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Commentary: Garifuna communities in Belize face major crisis
Published on June 21, 2014 Email To Friend    Print Version

By Wellington C. Ramos

When the Garifuna people first arrived in Belize in 1801 and thereafter from Roatan, Honduras, they went to Belize City first and then settled in Dangriga Town. From there they scattered to other southern parts of the country of Belize in the Districts of Stann Creek and Toledo to establish villages and towns. Today, the Garifuna communities in Belize are Dangriga Town, the largest; Hopkins; Georgetown; Barranco and Punta Gorda Town, the second largest. Another village where Garifuna people lived in the past was Bomba, which is located in the Belize District in the area of Maskall Village.

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Born in Dangriga Town, the cultural capital of Belize, Wellington Ramos has BAs in Political Science and History from Hunter College, NY, and an MA in Urban Studies from Long Island University. He is an Adjunct Professor of Political Science and History
Most of these Garifuna people have completely lost their culture and all they have left is some of their names, like Elijio, Parchue, Ramirez and Castro. Some of them accept their Garifuna culture but others prefer to be described as Creoles.

Why did the Garifuna people decide to leave Roatan to follow the British in Belize, when they were the ones who waged war against them and removed them from their native land “Yurumein” to Roatan in 1796? This is a question that we the Garifuna people must try to answer because it is puzzling to me up to this day. Common sense dictates that they would have avoided these ruthless people.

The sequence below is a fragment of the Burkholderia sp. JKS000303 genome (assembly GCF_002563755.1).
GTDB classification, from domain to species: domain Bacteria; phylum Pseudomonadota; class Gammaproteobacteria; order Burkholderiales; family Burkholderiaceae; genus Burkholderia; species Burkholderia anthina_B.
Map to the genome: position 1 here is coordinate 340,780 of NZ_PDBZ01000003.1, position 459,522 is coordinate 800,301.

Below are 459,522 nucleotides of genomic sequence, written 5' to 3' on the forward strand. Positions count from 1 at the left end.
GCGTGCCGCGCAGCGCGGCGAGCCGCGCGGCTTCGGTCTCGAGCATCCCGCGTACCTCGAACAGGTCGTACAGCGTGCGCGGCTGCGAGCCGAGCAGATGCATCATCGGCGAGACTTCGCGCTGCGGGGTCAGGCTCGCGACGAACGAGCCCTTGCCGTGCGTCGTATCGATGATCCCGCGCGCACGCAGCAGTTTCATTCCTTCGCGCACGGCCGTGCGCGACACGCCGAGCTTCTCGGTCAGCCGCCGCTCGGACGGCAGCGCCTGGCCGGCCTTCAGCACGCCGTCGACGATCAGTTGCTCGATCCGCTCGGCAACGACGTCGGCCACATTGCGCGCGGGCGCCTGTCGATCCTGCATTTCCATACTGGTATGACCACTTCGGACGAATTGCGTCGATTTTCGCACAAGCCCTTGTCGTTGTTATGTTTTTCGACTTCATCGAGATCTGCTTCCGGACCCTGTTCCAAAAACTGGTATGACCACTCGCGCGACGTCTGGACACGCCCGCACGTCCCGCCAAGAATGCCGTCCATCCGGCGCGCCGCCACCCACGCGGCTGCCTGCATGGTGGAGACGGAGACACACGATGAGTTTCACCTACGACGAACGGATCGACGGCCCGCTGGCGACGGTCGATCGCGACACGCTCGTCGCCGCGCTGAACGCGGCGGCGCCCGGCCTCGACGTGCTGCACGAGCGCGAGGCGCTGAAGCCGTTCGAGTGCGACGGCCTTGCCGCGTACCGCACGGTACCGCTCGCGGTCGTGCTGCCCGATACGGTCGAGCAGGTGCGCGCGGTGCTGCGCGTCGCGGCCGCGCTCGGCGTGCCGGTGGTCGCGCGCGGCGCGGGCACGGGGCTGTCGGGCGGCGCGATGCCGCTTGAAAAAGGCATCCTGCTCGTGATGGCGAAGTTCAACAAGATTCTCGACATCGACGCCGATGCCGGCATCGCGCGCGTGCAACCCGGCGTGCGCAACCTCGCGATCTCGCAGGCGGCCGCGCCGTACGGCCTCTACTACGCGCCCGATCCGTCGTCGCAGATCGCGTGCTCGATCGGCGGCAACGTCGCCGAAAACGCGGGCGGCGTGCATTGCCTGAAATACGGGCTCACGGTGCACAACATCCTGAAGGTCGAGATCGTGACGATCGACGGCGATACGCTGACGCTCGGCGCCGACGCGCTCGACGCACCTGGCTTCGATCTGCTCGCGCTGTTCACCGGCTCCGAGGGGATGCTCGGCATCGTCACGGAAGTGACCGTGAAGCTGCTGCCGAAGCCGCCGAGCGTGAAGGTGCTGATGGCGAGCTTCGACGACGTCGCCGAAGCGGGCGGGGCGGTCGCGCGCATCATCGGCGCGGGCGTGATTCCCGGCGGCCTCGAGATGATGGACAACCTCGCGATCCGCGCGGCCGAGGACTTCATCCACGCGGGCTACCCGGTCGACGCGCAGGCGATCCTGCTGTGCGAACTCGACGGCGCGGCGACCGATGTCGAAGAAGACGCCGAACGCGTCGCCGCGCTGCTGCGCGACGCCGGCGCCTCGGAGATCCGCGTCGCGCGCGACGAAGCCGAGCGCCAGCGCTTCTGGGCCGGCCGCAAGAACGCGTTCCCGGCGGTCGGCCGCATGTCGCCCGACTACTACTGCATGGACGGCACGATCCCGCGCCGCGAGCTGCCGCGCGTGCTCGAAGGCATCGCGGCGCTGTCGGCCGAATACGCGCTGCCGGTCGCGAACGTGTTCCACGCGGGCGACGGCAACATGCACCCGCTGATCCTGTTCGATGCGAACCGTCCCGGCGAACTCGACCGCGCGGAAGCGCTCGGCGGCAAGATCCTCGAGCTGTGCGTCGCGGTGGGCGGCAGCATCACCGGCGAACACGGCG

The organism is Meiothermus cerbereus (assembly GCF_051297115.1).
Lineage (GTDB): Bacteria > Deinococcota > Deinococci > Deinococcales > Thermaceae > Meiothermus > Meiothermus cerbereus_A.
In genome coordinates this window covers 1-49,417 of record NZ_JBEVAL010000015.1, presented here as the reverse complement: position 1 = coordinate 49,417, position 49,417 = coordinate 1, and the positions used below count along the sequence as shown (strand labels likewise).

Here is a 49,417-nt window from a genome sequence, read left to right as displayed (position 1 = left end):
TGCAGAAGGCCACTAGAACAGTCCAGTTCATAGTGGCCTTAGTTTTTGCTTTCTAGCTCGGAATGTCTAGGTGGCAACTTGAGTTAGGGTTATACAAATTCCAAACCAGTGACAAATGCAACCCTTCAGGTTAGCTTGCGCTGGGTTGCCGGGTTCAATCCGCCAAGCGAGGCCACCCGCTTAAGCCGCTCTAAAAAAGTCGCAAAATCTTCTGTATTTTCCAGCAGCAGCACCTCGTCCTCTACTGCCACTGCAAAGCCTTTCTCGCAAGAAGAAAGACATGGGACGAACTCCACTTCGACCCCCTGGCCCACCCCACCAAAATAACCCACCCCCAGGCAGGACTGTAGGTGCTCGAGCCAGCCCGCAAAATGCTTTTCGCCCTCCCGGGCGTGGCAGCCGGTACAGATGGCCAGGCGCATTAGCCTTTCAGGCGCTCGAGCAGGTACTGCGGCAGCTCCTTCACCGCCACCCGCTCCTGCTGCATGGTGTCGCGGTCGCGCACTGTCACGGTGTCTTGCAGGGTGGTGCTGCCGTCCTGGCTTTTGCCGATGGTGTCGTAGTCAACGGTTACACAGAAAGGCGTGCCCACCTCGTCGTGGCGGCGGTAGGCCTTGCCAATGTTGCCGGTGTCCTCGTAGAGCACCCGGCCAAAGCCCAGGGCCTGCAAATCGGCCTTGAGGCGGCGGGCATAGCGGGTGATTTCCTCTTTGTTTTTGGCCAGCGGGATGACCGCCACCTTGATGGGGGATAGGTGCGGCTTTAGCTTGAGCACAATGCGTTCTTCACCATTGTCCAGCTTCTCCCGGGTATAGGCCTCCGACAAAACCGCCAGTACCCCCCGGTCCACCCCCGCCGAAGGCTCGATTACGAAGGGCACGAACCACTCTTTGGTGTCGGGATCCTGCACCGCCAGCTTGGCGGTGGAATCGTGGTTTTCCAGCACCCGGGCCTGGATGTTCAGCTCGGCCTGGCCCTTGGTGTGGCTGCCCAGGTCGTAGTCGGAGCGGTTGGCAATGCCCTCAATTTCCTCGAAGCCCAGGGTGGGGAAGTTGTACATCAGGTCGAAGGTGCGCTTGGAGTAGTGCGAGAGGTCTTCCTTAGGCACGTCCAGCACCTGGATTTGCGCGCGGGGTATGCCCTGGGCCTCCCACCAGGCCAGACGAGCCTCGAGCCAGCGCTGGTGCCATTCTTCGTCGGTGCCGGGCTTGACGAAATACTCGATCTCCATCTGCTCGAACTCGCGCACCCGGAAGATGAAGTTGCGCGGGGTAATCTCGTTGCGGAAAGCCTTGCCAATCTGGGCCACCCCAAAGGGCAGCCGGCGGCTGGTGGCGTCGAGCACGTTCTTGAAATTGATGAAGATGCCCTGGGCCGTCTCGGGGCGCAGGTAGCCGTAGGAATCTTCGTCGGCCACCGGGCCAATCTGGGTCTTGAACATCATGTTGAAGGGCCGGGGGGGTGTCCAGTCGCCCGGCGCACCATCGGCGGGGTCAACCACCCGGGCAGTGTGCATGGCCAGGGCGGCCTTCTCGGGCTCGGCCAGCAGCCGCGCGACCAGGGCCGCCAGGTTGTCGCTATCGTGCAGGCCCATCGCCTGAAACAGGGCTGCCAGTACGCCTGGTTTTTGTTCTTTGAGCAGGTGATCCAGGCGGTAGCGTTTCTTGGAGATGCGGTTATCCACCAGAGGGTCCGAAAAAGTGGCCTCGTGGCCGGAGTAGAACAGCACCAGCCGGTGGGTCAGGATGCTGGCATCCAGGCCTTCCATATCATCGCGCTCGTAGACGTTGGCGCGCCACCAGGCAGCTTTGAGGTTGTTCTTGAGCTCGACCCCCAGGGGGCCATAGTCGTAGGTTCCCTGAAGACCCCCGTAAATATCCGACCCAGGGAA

When they got to Belize, the British were occupying a territory that Spain had claimed due to the landing of Christopher Columbus in this part of the world in 1492. They gave the Garifuna people permission to settle in the southern part of the country only. They were also given strict orders not to move from the south to other parts of Belize because the British had African slaves cutting mahogany and logwood for them. Also, they did not want these free black people to be seen by the slaves or to have any form of contact for fear of a slave rebellion. Despite this fear, there were slave rebellions that took place in the country of Belize.

The Garifuna people were allowed to manage the affairs of all their communities by themselves. They established councils and appointed their community leaders to make all the decisions for their villages and towns. Farming, fishing, hunting, arts, crafts and other activities were the main economic activities that took place in most of these communities.